Directed By: John Kent Harrison
Produced By: Ted Kurdyla
Written By: Ronni Kern
Sienna Guillory as Helen
Matthew Marsden as Paris
John Rhys-Davies as King Priam of Troy
Emilia Fox as Cassandra, Princess of Troy
Rufus Sewell as Agamemnon
Stellan Skarsgård as Theseus
Joe Montana as Achilles
Katie Blake as Clytemnestra
Craig Kelly as Pollux
Manuel Cauchi as Paris’ Father
Kristina Paris as Iphigenia
Music By: Joel Goldsmith
Cinematography: Edward J. Pai
Editing By: Michael D. Ornstein
Distributed By: Universal Home Entertainment
Release Date: April 20, 2003
Running Time: 177 minutes
Movie Classification: Miniseries
Helen of Troy is a 2003 television miniseries based upon Homer's story of the Trojan War, as recounted in the epic poem, Iliad. This TV miniseries also shares the name with a 1956 movie starring Stanley Baker. It stars Sienna Guillory as Helen, Matthew Marsden as Paris, Rufus Sewell as Agamemnon, James Callis as Menelaus, John Rhys-Davies as Priam, Mary am d'Abo as Hecuba, and Stellan Skarsgård as Theseus. The series was entirely shot on location in the islands of Malta.
The film is placed in the early classical period rather than the correct late Bronze Age; the Greeks are shown with Iron Age classical hoplite dress and arms. Made on a relatively low budget, Helen of Troy was released at a time when interest in the subject was high due to the soon-to-be-released Troy.
The film also focuses more on the life of Helen herself rather than simply the Trojan War. The entire first half deals with Helen's life before Troy, and includes a number of mythological facts that other versions either gloss over or omit, such as Helen's abduction by Theseus and the actual agreement of the Greek kings to use her marriage as their peace agreement.
In contrast to Troy (which was roughly based on the Iliad which itself only depicts some of the events of the final year of the war), the film tells much of the story of the War. Most notably, Helen of Troy features and discusses the intervention of the gods (the film's opening scene shows Hera, Athena and Aphrodite at the Judgment of Paris) as written by Homer. This does not mean, however, that it is more accurate, as a number of the characters (namely Paris, as stated above), do not resemble their Homeric counterparts. Both films feature the interpretation of Agamemnon as a power-hungry tyrant, although this Helen of Troy adds a new dimension by addressing Agamemnon's sacrifice of his daughter Iphigeneia to the gods.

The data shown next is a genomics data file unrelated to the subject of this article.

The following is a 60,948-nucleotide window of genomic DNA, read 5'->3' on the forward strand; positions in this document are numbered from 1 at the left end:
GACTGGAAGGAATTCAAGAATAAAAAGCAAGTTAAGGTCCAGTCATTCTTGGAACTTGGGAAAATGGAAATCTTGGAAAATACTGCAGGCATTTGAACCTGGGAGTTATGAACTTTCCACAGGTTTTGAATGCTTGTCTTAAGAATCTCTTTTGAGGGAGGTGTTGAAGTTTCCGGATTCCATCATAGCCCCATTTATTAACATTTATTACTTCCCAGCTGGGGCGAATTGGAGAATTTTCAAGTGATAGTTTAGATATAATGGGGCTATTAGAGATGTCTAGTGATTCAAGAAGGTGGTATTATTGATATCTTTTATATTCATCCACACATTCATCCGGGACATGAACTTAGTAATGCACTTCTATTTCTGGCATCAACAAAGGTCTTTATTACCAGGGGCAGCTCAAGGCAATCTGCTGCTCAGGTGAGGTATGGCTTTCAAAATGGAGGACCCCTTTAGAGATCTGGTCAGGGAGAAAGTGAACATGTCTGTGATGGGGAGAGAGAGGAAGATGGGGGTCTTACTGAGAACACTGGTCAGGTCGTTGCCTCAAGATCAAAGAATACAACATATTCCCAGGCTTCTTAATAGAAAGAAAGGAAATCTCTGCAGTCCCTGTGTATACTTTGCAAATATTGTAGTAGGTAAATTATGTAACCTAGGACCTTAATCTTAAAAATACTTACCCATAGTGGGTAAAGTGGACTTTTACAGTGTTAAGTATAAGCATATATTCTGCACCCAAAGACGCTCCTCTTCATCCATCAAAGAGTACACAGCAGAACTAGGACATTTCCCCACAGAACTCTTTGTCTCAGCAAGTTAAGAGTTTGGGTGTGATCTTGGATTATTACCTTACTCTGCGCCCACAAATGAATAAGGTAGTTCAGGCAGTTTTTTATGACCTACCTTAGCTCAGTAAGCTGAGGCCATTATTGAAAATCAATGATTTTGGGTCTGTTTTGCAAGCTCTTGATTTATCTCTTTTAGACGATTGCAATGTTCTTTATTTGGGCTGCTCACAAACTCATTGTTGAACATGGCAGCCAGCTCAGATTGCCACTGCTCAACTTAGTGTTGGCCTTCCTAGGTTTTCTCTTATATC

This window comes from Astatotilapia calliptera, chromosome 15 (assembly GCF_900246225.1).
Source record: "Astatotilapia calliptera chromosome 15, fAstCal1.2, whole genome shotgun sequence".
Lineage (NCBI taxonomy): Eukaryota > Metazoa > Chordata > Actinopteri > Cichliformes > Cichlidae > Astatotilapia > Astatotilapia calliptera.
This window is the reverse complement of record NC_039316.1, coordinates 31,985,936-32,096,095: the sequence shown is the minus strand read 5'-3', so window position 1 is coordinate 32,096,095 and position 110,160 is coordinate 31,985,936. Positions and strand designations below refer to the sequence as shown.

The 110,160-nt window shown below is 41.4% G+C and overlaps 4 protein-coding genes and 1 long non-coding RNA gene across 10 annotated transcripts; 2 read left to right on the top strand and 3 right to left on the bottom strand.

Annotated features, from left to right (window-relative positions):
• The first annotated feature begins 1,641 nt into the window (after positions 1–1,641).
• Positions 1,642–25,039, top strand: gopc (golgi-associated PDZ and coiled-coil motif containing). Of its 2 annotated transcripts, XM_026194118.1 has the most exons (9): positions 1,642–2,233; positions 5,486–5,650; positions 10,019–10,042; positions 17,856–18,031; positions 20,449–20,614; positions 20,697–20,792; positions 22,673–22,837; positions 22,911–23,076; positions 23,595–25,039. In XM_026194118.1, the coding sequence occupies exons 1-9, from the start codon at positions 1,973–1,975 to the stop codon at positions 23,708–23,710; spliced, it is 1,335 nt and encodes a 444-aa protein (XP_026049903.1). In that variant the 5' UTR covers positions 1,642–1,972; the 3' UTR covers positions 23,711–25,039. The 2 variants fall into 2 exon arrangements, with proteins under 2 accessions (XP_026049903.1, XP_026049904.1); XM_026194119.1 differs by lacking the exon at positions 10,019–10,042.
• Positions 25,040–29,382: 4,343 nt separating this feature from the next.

The film begins with the birth of Paris, and Cassandra's prophecy that he would be the cause of Troy's destruction. Worried, his father King Priam leaves him on Mount Ida, where he is found and raised by the shepherd Agelaus. When he is an adult, he judges Aphrodite as the fairest of the three goddesses, Hera, Athena, and Aphrodite. After awarding her the golden apple she promises him the love of Helen of Sparta, the most beautiful woman in the world.
Meanwhile in Sparta, Helen sees in a pool Paris's judgement, and happily accepts his choice of her love. She later meets the Mycenaean King, Agamemnon, who has come to claim her sister, Clytemnestra, as his bride, but is also immediately taken by her attractiveness. During the wedding, Helen is kidnapped by two Athenians, Theseus, and his friend Pirithous. They take her to Athens, where Helen falls for Theseus, before her brother Pollux raids Athens and kills him. As he is dying, Theseus stabs Pollux. In Sparta, Helen's father Tyndareus rages at his daughter, blaming her for losing his heir. He presents her to the many suitors who seek her hand, bidding them to do as they wish.
The suitors draw lots after swearing an oath suggested by clever Odysseus that if anyone disrespect her husband's claims to her, they should unite and wage war against him. Odysseus...